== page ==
Moving Out of State: Costs and 10 Things to Consider

Moving to a new state is a huge decision, but millions of Americans do it yearly. In fact, 7.4 million Americans moved from one state to another in 2019, with migration to the West coast being the most popular.

Moving on a budget is typically the biggest challenge of any move.

Moving on a Budget: What to Consider When Moving Out of State

Moving out of state can be a big and exciting change, but it can also be stressful. If moving on a budget is a part of your plan, here are a few things to consider that may help you cut costs.

1. Finding a New House

Start looking for housing in your new location as soon as possible. Consider factors like location, price, size, and amenities when making your decision.

If you’re really moving on a budget, find an apartment or a roommate that can help you with rent, utilities, and food.

2. Budgeting for Your Costs

Moving out of state can be expensive. Make sure to budget for the cost of packing materials, fuel, hotel stays, and any other expenses that may come up during the move.

On 9kilo.com, you can compare quotes from national moving companies and calculate the cost of your move.

3. Choosing Your Move-In Date

Consider the timing of your move carefully. Moving during the summer months or on a holiday weekend may be more expensive, but it can also be easier to coordinate with schools or work schedules.

If you’re focused on saving money instead, move between October and May.

4. Packing and Decluttering

Start packing well in advance of your move to avoid feeling overwhelmed. Be sure to label all of your boxes with their contents and the room they’re going in, and consider using a packing service to help with the heavy lifting.

Declutter before packing to cut down on moving costs.

5. Transportation and Airfare

If you’re driving a long distance, plan your route carefully and allow for plenty of rest stops.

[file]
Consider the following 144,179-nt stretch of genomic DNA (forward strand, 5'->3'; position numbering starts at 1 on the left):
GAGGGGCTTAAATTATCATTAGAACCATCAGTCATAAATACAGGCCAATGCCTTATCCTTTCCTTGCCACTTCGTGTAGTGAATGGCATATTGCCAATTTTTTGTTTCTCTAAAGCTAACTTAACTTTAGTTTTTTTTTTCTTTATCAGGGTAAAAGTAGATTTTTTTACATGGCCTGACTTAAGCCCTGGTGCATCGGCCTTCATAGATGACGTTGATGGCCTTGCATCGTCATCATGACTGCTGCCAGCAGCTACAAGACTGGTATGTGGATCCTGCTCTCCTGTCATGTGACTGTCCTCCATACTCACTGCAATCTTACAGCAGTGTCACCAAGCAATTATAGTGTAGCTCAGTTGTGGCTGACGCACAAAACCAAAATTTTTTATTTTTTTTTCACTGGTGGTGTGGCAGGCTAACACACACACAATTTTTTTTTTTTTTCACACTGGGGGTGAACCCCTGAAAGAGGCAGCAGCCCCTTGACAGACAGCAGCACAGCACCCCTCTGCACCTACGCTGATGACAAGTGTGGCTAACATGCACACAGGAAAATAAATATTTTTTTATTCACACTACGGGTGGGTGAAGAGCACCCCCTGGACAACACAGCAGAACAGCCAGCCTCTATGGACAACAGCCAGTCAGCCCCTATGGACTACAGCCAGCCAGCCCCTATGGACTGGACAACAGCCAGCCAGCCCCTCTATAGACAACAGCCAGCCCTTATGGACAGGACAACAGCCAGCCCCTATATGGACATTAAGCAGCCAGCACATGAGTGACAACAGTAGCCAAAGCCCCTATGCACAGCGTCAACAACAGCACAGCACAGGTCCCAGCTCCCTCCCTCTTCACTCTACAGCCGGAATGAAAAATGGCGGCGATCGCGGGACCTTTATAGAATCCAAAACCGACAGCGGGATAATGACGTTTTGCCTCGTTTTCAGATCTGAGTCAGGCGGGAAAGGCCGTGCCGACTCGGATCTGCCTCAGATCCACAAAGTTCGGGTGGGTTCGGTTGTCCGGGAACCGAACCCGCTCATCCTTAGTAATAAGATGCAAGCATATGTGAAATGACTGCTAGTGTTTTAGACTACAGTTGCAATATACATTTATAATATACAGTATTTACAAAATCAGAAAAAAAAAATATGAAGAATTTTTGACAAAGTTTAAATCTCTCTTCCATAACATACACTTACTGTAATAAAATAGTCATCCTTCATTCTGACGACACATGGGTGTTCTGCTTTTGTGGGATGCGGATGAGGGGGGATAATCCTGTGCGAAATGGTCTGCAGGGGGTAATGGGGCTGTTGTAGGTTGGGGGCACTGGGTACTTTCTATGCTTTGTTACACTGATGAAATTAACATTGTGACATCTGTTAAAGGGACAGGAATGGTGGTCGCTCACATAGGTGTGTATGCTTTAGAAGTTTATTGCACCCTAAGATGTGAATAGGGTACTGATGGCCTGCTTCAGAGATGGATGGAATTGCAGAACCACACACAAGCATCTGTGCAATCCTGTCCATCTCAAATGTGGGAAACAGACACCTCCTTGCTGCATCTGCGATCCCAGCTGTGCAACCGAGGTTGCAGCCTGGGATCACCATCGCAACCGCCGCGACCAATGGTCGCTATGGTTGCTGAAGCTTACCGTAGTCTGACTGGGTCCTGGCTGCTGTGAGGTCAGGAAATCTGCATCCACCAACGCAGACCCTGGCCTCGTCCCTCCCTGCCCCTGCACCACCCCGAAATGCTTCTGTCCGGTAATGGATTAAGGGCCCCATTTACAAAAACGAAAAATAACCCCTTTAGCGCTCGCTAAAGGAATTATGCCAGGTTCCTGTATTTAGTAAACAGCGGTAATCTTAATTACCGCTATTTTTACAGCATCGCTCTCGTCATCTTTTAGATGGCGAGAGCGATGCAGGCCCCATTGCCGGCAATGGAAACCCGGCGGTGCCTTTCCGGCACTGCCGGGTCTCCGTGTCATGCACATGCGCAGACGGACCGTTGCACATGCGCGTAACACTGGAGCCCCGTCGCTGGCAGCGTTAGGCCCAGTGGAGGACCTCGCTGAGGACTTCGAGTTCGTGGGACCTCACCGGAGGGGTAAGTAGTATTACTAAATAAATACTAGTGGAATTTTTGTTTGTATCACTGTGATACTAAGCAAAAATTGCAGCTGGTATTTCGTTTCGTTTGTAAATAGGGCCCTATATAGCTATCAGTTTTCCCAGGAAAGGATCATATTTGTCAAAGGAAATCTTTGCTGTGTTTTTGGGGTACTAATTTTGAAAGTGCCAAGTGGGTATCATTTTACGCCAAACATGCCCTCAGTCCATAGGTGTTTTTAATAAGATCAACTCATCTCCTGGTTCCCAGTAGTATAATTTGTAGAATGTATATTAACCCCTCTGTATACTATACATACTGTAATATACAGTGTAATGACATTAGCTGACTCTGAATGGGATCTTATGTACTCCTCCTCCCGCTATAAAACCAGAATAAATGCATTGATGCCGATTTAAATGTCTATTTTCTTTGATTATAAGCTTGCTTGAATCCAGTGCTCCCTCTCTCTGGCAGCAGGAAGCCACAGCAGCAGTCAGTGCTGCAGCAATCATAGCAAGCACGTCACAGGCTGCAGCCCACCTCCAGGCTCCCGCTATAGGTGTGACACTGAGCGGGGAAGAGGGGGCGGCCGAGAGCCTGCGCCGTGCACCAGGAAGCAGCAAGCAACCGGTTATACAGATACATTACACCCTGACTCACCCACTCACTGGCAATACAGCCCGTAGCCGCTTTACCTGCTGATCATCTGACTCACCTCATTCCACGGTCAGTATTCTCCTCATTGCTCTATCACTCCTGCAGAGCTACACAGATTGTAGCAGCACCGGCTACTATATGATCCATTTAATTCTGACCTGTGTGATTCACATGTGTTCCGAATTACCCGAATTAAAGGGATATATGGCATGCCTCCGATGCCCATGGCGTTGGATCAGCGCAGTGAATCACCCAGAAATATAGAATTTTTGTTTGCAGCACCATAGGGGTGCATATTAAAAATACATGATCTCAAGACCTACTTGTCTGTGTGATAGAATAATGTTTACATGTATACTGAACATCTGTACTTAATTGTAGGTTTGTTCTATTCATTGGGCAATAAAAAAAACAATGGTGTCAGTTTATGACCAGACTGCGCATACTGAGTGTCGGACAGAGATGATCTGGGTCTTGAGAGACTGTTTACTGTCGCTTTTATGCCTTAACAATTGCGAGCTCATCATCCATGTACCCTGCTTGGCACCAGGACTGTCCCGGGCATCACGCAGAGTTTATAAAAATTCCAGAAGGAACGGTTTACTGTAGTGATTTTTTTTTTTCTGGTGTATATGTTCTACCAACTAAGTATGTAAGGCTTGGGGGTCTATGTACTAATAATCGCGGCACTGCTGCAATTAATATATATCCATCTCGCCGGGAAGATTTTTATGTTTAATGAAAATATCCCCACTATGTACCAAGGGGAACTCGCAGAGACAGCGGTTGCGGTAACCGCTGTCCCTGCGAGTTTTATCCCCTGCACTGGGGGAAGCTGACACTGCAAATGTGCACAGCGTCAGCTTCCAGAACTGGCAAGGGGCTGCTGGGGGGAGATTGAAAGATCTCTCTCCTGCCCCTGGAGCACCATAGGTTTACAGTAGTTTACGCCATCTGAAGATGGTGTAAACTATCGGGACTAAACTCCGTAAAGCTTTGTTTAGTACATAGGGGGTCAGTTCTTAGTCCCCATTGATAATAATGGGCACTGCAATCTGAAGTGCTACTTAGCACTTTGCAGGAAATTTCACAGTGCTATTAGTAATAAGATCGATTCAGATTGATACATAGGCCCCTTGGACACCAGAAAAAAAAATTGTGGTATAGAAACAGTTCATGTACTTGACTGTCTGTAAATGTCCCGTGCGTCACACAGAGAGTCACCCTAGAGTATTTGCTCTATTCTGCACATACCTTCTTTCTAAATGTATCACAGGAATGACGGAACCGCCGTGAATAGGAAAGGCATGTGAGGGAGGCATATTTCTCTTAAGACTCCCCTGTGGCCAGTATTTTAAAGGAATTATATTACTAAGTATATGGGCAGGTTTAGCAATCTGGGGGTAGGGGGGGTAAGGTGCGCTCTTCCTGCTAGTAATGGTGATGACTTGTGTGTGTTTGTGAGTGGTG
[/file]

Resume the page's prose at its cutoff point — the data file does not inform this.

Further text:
If you’re hiring a professional moving company, research its reputation and ask for references before committing. In some cases, selling your car and taking a flight is cheaper than driving.

6. Getting a New Job

If you’re moving for a new job, have everything in writing and confirm your start date before you leave.

If you’re not moving for a job, start looking for one immediately, preferably a remote or flexible position. The last thing you want is to be stuck in an unfamiliar location without a job.

7. Navigating Legal Issues

Legal Issues

When moving to a new state, you’ll have to update your driver’s license and registration. You may also need to update your will and other legal documents.

If you have a business (or you’re a self-employed contractor), you’ll have to transfer your EIN and tell the IRS when you’re able.

8. Transferring Utilities

You’ll need to transfer or cancel your utilities at your old residence and set them up at your new one.

This includes electricity, gas, water, internet, and cable. Make sure the utility companies arrive the day you’re moving in. Otherwise, you could be stuck without power for a few days.

9. Changing Mail Address

Set up a forwarding address with the post office, so you’ll receive your mail at the new location.

More often than not, you’ll have to call various government offices to make sure the switch goes through. If you don’t, there’s a chance your documents could be sent to the wrong address.

10. Saying GoodBye

Moving out of state can be emotional, especially if you’re leaving behind friends and family. Take time to say goodbye and make plans to stay in touch with your loved ones.

If you’re moving on a budget, don’t forget to ask them for help. They may help you pack or drive you out of state.

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